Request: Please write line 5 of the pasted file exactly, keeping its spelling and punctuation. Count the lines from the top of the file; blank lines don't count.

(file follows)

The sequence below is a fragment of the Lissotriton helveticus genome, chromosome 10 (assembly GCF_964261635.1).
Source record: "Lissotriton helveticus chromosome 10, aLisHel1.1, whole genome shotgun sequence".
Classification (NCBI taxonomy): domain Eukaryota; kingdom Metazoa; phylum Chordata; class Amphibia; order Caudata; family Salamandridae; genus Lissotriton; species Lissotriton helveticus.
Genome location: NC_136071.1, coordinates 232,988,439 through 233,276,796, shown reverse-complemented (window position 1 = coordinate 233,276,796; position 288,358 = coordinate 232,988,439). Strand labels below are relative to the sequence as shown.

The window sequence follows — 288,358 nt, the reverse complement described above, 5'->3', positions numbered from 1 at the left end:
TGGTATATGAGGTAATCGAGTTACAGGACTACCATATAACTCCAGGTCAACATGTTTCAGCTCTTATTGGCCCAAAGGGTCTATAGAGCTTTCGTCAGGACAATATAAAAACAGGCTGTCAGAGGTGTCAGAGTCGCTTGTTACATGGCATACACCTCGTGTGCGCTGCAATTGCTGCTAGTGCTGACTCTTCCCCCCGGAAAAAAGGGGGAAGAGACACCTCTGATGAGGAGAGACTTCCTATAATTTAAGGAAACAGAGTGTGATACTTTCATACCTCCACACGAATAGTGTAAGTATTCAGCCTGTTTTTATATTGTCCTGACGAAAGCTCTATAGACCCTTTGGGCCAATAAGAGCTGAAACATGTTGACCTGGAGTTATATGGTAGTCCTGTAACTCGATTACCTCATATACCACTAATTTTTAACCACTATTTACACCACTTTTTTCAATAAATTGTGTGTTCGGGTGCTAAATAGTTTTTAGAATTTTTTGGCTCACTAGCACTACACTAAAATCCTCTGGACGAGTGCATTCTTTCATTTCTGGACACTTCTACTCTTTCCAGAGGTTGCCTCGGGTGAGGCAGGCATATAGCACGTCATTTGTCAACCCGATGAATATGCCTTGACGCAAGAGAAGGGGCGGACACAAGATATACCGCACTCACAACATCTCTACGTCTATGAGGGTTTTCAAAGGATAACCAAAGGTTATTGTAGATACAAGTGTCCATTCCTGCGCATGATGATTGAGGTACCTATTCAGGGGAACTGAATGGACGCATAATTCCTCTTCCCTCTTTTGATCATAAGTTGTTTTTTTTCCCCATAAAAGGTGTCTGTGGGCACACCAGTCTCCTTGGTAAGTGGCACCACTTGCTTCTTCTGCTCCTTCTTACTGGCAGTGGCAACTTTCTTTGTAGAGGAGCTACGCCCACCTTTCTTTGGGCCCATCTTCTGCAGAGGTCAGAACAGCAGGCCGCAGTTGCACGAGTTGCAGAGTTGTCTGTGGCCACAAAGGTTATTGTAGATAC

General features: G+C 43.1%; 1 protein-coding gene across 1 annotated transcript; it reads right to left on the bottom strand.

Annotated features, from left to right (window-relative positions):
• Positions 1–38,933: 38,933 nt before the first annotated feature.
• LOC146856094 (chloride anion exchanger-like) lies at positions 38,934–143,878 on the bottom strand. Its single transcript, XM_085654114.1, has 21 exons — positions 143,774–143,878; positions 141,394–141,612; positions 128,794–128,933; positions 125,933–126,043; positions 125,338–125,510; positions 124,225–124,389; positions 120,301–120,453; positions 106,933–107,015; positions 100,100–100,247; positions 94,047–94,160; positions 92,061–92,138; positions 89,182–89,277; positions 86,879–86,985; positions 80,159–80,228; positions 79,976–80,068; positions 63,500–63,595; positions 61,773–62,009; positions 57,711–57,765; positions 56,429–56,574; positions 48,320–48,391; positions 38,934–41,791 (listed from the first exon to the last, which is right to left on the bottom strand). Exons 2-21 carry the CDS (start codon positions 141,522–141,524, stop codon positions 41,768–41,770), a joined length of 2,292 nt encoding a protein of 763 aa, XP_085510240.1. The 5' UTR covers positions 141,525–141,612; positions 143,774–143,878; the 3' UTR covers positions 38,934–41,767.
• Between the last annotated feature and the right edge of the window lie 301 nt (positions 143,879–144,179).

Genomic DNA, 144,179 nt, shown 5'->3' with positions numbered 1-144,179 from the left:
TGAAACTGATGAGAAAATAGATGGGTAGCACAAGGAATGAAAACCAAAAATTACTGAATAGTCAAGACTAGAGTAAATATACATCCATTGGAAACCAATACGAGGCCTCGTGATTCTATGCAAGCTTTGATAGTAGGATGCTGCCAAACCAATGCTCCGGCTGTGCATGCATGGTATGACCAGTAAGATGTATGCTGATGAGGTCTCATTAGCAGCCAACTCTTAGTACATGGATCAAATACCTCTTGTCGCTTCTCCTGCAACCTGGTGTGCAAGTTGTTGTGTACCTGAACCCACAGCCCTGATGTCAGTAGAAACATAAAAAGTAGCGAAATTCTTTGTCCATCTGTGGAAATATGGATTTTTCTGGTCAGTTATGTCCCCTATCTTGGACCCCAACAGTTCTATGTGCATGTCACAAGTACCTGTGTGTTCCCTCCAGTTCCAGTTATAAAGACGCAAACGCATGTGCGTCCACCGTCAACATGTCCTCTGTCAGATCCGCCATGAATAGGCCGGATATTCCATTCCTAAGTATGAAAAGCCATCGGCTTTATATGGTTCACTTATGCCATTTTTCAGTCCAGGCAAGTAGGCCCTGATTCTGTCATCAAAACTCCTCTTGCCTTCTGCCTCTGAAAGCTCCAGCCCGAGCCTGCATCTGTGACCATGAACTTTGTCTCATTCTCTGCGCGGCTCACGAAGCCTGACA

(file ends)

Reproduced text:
The window sequence follows — 288,358 nt, the reverse complement described above, 5'->3', positions numbered from 1 at the left end: